One could picture the fourfold model of worship as a pattern of inhalation and exhalation. As we gather together as the people of God and then hear the Word we are taking in the breath of God. As we give thanks at the Table and are sent out into the world we exhale (share) the breath of the God with the rest of the world. I like the imagery of our worship “breathing” for three biblically rooted reasons.

First, breathing reminds us that the Holy Spirit enables everything we do, especially our worship. Genesis 1:2 tells us that in the beginning when God created heaven and earth there was a divine wind sweeping over the waters. The Holy Spirit was the divine breath that activated the words that spoke everything into being. The most ancient recorded liturgies of the church describe how the priest would breathe on the baptismal waters in blessing, recalling the Holy Spirit’s presence at creation. Just as God breathed life into Adam and Eve, the Holy Spirit breathes life into the words and actions of our confession and thanksgiving to God.

Second, every living, breathing thing was created for the purpose of praising God. Psalm 150:6 says, “Let everything that breathes praise God.” Every day we wake up because God graciously gives us the breath for another spin around the earth. Every breath, therefore, is an opportunity to return praise and adoration to God for who he is and what he has done. No one flawlessly seizes every available breath to praise God, and some people ignore God their whole life. But we have confidence that every breathing thing will acknowledge Jesus (Philippians 2:10-11).

Third, as believers we offer our bodies as living sacrifices to God. Romans 12:1 says, “I appeal to you therefore, brothers and sisters, by the mercies of God, to present your bodies as a living sacrifice, holy and acceptable to God, which is your spiritual worship.” The idea of a “living sacrifice” is an oxymoron. Something that is sacrificed is killed. In God’s original design for worship, death was synonymous with sacrifice. Something always died in a sacrifice. The paradox of a “living sacrifice” is created through the reality that in Jesus we are new creatures. Death has been defeated in Jesus, and now our worship is a living sacrifice of praise. In other words, the breath isn’t taken out of our worship. Our worship is left alive, to breathe.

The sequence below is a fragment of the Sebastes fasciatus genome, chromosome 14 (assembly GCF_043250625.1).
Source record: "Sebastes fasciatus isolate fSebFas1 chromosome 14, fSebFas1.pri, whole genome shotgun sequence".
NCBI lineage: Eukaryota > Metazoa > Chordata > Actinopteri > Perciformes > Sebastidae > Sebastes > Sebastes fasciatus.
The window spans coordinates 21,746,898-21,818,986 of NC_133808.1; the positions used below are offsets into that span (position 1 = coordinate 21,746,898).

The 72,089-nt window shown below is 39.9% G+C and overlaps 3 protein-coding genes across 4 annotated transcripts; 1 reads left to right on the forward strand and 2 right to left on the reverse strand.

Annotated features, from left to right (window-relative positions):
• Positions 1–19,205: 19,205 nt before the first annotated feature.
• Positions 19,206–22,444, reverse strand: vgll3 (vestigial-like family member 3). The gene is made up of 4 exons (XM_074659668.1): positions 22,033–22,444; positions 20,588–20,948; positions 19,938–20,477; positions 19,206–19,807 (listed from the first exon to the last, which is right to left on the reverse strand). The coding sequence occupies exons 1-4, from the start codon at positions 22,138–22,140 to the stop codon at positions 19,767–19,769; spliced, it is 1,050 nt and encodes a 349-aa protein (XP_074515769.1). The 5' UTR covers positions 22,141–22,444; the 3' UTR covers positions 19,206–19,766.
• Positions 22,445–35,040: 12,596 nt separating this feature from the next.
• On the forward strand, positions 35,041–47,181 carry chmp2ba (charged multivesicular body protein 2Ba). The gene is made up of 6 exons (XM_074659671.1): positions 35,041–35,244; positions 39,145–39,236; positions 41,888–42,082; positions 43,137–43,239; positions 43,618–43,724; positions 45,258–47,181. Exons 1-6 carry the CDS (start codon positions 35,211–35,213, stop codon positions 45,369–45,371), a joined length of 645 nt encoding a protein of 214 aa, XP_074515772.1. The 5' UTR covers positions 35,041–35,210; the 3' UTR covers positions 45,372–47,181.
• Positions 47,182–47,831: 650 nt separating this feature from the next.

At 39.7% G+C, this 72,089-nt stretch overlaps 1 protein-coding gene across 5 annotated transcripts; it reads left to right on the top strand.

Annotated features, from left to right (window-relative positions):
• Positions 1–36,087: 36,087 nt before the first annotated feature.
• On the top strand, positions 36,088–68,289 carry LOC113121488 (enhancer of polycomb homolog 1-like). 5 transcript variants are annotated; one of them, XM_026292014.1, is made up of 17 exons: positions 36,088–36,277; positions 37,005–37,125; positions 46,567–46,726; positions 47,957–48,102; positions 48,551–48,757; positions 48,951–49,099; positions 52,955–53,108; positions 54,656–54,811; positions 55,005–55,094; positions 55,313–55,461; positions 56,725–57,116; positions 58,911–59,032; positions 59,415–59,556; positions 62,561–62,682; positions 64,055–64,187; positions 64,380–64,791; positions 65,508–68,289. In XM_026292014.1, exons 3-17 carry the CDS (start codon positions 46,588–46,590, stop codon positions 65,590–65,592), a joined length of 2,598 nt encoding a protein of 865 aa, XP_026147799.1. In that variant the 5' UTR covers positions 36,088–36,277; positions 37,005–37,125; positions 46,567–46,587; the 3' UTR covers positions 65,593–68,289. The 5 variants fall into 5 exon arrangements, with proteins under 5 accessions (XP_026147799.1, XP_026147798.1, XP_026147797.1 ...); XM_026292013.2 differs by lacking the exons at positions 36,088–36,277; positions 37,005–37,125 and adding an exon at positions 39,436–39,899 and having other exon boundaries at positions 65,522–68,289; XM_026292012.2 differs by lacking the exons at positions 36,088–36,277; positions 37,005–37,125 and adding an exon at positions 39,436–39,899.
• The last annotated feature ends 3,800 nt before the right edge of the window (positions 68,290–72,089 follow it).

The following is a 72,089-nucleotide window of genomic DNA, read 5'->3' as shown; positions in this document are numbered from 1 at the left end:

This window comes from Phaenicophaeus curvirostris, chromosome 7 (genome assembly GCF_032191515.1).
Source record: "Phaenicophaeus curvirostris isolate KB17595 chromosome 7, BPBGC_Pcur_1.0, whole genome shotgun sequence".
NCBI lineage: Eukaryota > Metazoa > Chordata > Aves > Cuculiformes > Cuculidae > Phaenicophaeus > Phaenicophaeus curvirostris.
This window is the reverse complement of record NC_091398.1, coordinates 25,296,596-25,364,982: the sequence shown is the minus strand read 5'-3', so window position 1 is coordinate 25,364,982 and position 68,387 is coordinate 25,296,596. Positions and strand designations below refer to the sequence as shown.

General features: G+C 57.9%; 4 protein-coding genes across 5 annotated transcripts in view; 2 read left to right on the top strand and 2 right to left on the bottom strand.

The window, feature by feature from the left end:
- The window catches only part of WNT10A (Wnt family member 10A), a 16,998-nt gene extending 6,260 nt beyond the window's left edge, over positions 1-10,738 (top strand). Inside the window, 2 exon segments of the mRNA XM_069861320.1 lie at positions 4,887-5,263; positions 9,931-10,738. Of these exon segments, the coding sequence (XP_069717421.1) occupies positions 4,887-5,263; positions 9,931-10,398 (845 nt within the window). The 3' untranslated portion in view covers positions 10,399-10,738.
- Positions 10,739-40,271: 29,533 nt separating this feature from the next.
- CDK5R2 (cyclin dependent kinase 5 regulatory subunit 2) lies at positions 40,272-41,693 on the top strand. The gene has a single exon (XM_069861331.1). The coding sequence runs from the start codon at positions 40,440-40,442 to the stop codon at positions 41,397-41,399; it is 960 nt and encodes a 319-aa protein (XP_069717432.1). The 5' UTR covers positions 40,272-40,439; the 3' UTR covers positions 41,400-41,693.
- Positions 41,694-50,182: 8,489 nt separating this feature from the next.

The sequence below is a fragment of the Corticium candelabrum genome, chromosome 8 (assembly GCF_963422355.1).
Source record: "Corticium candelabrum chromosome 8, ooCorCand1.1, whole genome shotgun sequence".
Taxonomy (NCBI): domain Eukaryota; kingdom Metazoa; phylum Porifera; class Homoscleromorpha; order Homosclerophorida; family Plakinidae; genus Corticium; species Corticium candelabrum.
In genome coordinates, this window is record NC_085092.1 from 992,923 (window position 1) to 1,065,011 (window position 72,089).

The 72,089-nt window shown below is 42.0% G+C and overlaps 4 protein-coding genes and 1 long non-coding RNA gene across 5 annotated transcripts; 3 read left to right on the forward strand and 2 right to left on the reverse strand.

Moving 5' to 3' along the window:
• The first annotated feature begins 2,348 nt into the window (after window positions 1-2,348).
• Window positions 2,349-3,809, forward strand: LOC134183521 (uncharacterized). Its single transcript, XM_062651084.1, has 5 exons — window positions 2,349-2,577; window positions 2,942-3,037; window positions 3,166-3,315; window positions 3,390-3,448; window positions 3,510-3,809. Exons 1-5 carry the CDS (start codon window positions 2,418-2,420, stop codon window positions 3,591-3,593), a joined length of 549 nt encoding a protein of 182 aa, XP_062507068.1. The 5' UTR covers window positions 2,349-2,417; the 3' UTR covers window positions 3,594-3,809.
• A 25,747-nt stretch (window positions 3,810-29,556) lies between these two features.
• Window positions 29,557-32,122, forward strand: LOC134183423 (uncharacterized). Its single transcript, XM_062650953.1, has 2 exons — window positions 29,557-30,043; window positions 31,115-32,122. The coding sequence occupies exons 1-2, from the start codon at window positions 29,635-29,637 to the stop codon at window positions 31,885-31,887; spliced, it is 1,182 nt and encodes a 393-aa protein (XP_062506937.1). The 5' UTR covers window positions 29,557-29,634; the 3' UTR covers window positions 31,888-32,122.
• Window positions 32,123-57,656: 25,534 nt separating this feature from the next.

Benediction

You are sent out into the world.
Each of us carry God’s love, Christ’s light, and the Spirit’s breath.
Go in peace, and live the church.
Amen.

This is a benediction I composed that we have been using at Theophilus the last few weeks. I like it for several reasons. It captures the “sending” component of the benediction, which is important because every service ends with the final “sending” fold of the fourfold order. The Gospel and Meal propel us outward into the world. I also like it because it’s Trinitarian. As we exit a service we are stewards of the Father’s love (1 John 3:1 “See how very much our Father loves us, for he calls us his children, and that is what we are!”), the Son’s light (Philippians 2:15 “Live clean, innocent lives as children of God, shining like bright lights in a world full of crooked and perverse people.”), and the Holy Spirit’s breath (John 20:22 “Then he breathed on them and said, “Receive the Holy Spirit.”).

Reformation Day Resources

ReformationReformation Day is October 25. Here is an order of worship from Reformed Worship that contains a lot of Reformation-era texts:

This order of service was prepared for Reformation Sunday 2003 at First Presbyterian Church, Royal Oak, Michigan. It includes several liturgical elements from the Protestant Reformation of the sixteenth century, including contributions from Luther in Germany, Bucer in Strassbourg, Calvin in Geneva, Zwingli in Zurich, Knox in Scotland, and from the English Reformation. The songs include a psalm, canticle, and hymns from these traditions; they can be found in the Presbyterian Hymnal as well as in many other hymnals.